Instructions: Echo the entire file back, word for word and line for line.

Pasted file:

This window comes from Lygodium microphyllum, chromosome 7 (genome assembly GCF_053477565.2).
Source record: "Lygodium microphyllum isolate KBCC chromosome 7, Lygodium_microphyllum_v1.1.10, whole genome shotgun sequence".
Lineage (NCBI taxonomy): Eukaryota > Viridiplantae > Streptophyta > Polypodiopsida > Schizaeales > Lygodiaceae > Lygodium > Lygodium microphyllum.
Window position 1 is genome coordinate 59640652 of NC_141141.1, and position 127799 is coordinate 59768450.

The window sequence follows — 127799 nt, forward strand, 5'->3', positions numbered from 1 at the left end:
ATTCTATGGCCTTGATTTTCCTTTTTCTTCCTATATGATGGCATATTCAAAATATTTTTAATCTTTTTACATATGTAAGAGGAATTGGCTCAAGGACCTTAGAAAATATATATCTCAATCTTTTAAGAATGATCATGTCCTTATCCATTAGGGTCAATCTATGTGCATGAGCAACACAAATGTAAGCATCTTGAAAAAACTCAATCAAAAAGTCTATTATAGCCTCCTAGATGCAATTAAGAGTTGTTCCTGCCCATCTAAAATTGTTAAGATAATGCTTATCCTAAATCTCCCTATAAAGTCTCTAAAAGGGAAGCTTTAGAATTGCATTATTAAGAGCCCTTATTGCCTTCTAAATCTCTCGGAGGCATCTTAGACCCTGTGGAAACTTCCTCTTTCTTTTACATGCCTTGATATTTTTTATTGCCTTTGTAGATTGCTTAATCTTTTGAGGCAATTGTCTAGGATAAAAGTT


This window comes from Lygodium microphyllum, chromosome 7 (genome assembly GCF_053477565.2).
Source record: "Lygodium microphyllum isolate KBCC chromosome 7, Lygodium_microphyllum_v1.1.10, whole genome shotgun sequence".
Lineage (NCBI taxonomy): Eukaryota > Viridiplantae > Streptophyta > Polypodiopsida > Schizaeales > Lygodiaceae > Lygodium > Lygodium microphyllum.
Window position 1 is genome coordinate 59640652 of NC_141141.1, and position 127799 is coordinate 59768450.

The window sequence follows — 127799 nt, forward strand, 5'->3', positions numbered from 1 at the left end:
ATTCTATGGCCTTGATTTTCCTTTTTCTTCCTATATGATGGCATATTCAAAATATTTTTAATCTTTTTACATATGTAAGAGGAATTGGCTCAAGGACCTTAGAAAATATATATCTCAATCTTTTAAGAATGATCATGTCCTTATCCATTAGGGTCAATCTATGTGCATGAGCAACACAAATGTAAGCATCTTGAAAAAACTCAATCAAAAAGTCTATTATAGCCTCCTAGATGCAATTAAGAGTTGTTCCTGCCCATCTAAAATTGTTAAGATAATGCTTATCCTAAATCTCCCTATAAAGTCTCTAAAAGGGAAGCTTTAGAATTGCATTATTAAGAGCCCTTATTGCCTTCTAAATCTCTCGGAGGCATCTTAGACCCTGTGGAAACTTCCTCTTTCTTTTACATGCCTTGATATTTTTTATTGCCTTTGTAGATTGCTTAATCTTTTGAGGCAATTGTCTAGGATAAAAGTT